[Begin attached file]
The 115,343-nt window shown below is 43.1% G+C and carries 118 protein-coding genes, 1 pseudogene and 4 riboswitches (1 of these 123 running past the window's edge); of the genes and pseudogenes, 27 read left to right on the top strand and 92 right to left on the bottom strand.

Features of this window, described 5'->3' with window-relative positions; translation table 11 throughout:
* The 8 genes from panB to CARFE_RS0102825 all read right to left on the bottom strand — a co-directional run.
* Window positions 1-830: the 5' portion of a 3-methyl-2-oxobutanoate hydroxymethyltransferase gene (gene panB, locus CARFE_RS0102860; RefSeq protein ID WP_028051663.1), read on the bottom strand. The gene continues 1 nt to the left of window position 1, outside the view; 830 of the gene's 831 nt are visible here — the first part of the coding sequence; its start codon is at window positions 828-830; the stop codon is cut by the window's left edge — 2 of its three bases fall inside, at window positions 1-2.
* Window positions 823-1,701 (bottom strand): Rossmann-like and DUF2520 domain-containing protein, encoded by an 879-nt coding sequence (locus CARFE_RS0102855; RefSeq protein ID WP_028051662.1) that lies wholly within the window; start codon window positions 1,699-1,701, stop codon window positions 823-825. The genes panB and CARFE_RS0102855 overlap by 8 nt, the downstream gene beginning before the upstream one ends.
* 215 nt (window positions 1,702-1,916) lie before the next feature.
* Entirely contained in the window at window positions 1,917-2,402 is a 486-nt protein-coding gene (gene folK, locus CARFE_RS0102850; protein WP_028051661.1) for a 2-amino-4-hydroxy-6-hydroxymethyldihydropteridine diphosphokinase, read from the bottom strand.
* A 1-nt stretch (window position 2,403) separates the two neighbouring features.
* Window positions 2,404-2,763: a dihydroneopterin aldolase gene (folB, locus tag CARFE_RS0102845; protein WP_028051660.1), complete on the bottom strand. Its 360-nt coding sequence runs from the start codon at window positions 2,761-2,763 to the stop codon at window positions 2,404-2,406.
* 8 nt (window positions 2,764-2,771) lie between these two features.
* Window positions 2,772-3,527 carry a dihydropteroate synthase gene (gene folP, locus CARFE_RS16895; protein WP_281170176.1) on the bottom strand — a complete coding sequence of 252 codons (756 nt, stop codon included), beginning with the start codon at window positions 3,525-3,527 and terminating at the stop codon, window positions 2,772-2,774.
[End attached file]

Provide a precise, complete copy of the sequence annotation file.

The 115,343-nt window shown below is 43.1% G+C and carries 118 protein-coding genes, 1 pseudogene and 4 riboswitches (1 of these 123 running past the window's edge); of the genes and pseudogenes, 27 read left to right on the top strand and 92 right to left on the bottom strand.

Features of this window, described 5'->3' with window-relative positions; translation table 11 throughout:
* The 8 genes from panB to CARFE_RS0102825 all read right to left on the bottom strand — a co-directional run.
* Window positions 1-830: the 5' portion of a 3-methyl-2-oxobutanoate hydroxymethyltransferase gene (gene panB, locus CARFE_RS0102860; RefSeq protein ID WP_028051663.1), read on the bottom strand. The gene continues 1 nt to the left of window position 1, outside the view; 830 of the gene's 831 nt are visible here — the first part of the coding sequence; its start codon is at window positions 828-830; the stop codon is cut by the window's left edge — 2 of its three bases fall inside, at window positions 1-2.
* Window positions 823-1,701 (bottom strand): Rossmann-like and DUF2520 domain-containing protein, encoded by an 879-nt coding sequence (locus CARFE_RS0102855; RefSeq protein ID WP_028051662.1) that lies wholly within the window; start codon window positions 1,699-1,701, stop codon window positions 823-825. The genes panB and CARFE_RS0102855 overlap by 8 nt, the downstream gene beginning before the upstream one ends.
* 215 nt (window positions 1,702-1,916) lie before the next feature.
* Entirely contained in the window at window positions 1,917-2,402 is a 486-nt protein-coding gene (gene folK, locus CARFE_RS0102850; protein WP_028051661.1) for a 2-amino-4-hydroxy-6-hydroxymethyldihydropteridine diphosphokinase, read from the bottom strand.
* A 1-nt stretch (window position 2,403) separates the two neighbouring features.
* Window positions 2,404-2,763: a dihydroneopterin aldolase gene (folB, locus tag CARFE_RS0102845; protein WP_028051660.1), complete on the bottom strand. Its 360-nt coding sequence runs from the start codon at window positions 2,761-2,763 to the stop codon at window positions 2,404-2,406.
* 8 nt (window positions 2,764-2,771) lie between these two features.
* Window positions 2,772-3,527 carry a dihydropteroate synthase gene (gene folP, locus CARFE_RS16895; protein WP_281170176.1) on the bottom strand — a complete coding sequence of 252 codons (756 nt, stop codon included), beginning with the start codon at window positions 3,525-3,527 and terminating at the stop codon, window positions 2,772-2,774.